On Asking Questions

The power of the internet belongs to those who have mastered the art of asking good questions.

What, then, constitutes a good question? What’s the difference between a good question and a bad one? In today’s world, our ability to find information often dictates productivity. How then can we purposefully strive to form better questions?

It is a bit of a paradoxical situation We ask questions to discover something we do not already know – we only know what we want to know, and so we can only describe what we want to know in terms of what we know of it already. Which – when you think about it – is a serious limitation.

All new information we glean through self-directed learning (ie. Googling), is an extension of what we already know. (and everything we come to learn is a platform from which to build future understandings). So in order to learn new things, we must ask questions based on ‘old things’. In a world where keyword based discovery reigns king, not knowing the jargon of ‘new things’ can cause considerable delay in acquiring new concepts.

The context surrounding new concepts must be built first. We must ask ourselves, “What terms do people who are already familiar with these concepts use to describe them?”

‘Google Instant’, the feature that autosuggests what you might be looking for based on what you’ve already entered into the search box,  is an attempt to aid you in discovering the context surrounding what you’re looking for – though you still must know enough of what you’re looking for to employ at least one instance of jargon, from which Google can extrapolate related jargon.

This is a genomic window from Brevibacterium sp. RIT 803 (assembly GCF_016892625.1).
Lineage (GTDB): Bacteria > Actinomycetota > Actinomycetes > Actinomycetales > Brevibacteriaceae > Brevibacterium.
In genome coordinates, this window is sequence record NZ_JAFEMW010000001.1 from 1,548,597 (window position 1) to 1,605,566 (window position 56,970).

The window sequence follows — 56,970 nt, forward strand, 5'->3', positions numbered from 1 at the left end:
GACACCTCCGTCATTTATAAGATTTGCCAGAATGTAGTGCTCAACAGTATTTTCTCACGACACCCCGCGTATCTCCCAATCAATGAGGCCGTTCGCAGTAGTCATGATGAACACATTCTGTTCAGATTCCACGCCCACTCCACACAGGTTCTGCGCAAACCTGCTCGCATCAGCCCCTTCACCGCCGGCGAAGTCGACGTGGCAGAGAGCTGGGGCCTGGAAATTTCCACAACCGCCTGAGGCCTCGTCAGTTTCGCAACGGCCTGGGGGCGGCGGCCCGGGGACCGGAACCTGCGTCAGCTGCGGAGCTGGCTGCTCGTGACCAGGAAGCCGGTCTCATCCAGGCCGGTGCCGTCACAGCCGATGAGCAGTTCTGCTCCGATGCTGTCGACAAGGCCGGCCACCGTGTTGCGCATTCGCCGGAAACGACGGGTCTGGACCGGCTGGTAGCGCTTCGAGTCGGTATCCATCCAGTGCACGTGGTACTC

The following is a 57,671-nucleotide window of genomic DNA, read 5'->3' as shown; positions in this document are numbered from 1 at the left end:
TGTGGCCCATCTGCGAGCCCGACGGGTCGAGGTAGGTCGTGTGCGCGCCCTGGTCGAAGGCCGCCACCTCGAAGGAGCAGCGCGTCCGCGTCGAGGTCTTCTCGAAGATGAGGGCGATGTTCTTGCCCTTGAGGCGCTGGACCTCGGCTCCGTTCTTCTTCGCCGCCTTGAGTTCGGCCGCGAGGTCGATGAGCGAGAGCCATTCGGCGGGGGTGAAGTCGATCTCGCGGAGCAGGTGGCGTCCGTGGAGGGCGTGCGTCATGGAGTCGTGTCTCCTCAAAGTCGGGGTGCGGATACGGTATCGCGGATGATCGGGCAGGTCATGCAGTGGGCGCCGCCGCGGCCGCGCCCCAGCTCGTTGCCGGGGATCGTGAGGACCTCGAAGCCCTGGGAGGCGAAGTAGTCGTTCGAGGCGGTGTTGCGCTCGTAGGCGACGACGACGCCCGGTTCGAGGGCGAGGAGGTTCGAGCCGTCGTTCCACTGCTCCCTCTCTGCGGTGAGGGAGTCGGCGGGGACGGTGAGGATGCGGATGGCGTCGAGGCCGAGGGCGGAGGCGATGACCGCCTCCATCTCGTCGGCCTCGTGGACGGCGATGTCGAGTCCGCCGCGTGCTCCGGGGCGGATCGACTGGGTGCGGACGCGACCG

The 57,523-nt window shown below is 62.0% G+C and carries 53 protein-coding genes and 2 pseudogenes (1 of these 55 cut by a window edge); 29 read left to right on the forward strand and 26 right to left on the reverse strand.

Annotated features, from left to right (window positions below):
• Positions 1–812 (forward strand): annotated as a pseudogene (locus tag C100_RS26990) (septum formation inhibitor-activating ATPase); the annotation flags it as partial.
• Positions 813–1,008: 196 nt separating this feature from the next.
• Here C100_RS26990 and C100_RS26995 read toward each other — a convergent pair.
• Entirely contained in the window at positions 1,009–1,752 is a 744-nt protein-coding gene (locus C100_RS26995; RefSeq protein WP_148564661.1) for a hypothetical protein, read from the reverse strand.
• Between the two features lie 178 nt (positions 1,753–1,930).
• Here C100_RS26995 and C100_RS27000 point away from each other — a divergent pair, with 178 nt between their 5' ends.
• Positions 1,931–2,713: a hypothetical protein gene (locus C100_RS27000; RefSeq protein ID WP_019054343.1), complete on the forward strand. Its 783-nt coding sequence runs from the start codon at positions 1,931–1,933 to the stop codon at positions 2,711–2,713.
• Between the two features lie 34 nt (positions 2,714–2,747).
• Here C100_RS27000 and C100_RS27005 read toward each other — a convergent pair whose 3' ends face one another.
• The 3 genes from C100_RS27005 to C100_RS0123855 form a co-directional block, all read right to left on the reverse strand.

So back to our root question: “How do you search for something when you lack context?” Currently, the answer seems to be hoping that someone else also lacked context and attempted to describe what they were trying to learn the same way you did. This can break down fairly easily as the material to be learned becomes more specialized; as the material to be learned requires more prerequisite knowledge.

A concrete example: A few days ago I was trying to learn the syntax for writing arrays in python. There was surprisingly little available information on Google (compared to the number of results a normal query would have returned), and the material I did find was obviously not official python documentation. The context I was lacking is that python does not have arrays, and the jargon I was looking for was ‘tuples’, ‘dictionaries’ and ‘lists’ – data types that offer similar functionality of what I knew as ‘arrays’.

It seems that our ability to ask good questions is directly related to our ability to build context around what we want to know. How do we build context surrounding what we want to know? We start with what we already know and generalize what we want to know. As we build context and associated jargon, we gain the ability to increase the specificity of our query – and the likelihood of finding experts who are discussing what we want to know -  because you now are using the same jargon they are.

So how do we become more efficient at learning? And how, when our productivity depends much on our ability to learn, how do we increase productivity? Learn to build context fast.

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